Home Information Cases Crest Nicholson (Londinium) Ltd v Akaria Investments Ltd (2010)

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Crest Nicholson (Londinium) Ltd v Akaria Investments Ltd (2010)

Summary

In construing the provisions of a commercial property development agreement concerning the payment of profit payments, the court had regard to a letter that it found to contain an offer capable of acceptance, which enabled the constitution of an accepted contract for the proper determination of the correct basis for calculation.

Facts

The court was required to construe the provisions of a commercial property development contract in a claim brought by the claimant firm of property developers (C) against the first defendant investment company (X) and second defendant asset manager (S), an employee of X. C and X had entered into an agreement concerning the development of a commercial property. Under the agreement, C was entitled to receive profit payments from X two years after practical completion of the building works. At all material times X acted through an asset management company (M) and M acted in this regard through S. A dispute arose between the parties as to the proper calculation of the profit payments to which C became entitled. It was C's case that it had sent S a letter concerning the calculation of profit payments that, taken together with the responses from S, constituted an accepted offer to determine the basis upon which the profit payments would be calculated. X disputed that those documents constituted a valid offer capable of acceptance, or in the alternative, argued that S did not have authority to bind X to such a contract.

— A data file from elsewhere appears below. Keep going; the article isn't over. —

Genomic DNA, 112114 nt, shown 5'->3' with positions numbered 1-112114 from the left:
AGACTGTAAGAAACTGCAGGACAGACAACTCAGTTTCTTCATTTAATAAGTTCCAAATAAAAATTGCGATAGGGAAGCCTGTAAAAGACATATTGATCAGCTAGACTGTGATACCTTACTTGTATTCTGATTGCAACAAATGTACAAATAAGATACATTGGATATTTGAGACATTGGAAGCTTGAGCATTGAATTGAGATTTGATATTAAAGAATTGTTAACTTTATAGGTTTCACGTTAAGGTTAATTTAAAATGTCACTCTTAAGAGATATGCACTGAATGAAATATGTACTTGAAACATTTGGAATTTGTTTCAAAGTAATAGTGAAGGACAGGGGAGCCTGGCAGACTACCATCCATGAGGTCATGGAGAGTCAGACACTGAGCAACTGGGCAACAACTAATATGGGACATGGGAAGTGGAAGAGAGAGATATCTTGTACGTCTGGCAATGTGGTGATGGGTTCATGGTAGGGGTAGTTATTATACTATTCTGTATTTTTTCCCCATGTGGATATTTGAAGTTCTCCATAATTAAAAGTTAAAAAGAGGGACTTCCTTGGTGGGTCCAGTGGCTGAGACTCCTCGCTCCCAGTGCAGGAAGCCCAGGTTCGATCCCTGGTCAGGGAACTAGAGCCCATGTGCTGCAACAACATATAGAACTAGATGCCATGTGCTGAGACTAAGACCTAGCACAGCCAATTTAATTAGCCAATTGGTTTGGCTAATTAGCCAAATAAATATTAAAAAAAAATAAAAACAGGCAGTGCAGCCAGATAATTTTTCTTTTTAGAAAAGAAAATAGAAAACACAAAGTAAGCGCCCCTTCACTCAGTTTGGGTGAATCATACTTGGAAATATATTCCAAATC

Held

(1) C's letter constituted an offer to fix the basis upon which the profit payments were to be calculated and was, accordingly, capable of acceptance by X, Chartbrook Ltd v Persimmon Homes Ltd (2009) UKHL 38, (2009) 1 AC 1101 applied. The letter had to be construed in the context of the position of the person who was writing it and the person to whom it was written. Confronted with the letter and corresponding documents, any asset manager with S's experience and knowledge of the relevant development and markets would have realised that the letter was an offer to agree, for the purpose of the calculation of the final profit payment, certain points that had not been part of any agreement between the parties. (2) Having reviewed the evidence and the competing positions, and having regard to S's experience in the field of commercial development, which X appreciated, it was plain that S did have authority to bind X to the contract.

Declaration granted in favour of claimant

Chancery Division
Sir Edward Evans-Lombe
Judgment date
19 February 2010
References

LTL 1/3/2010 : [2010] EWHC 243 (Ch)

Practice areas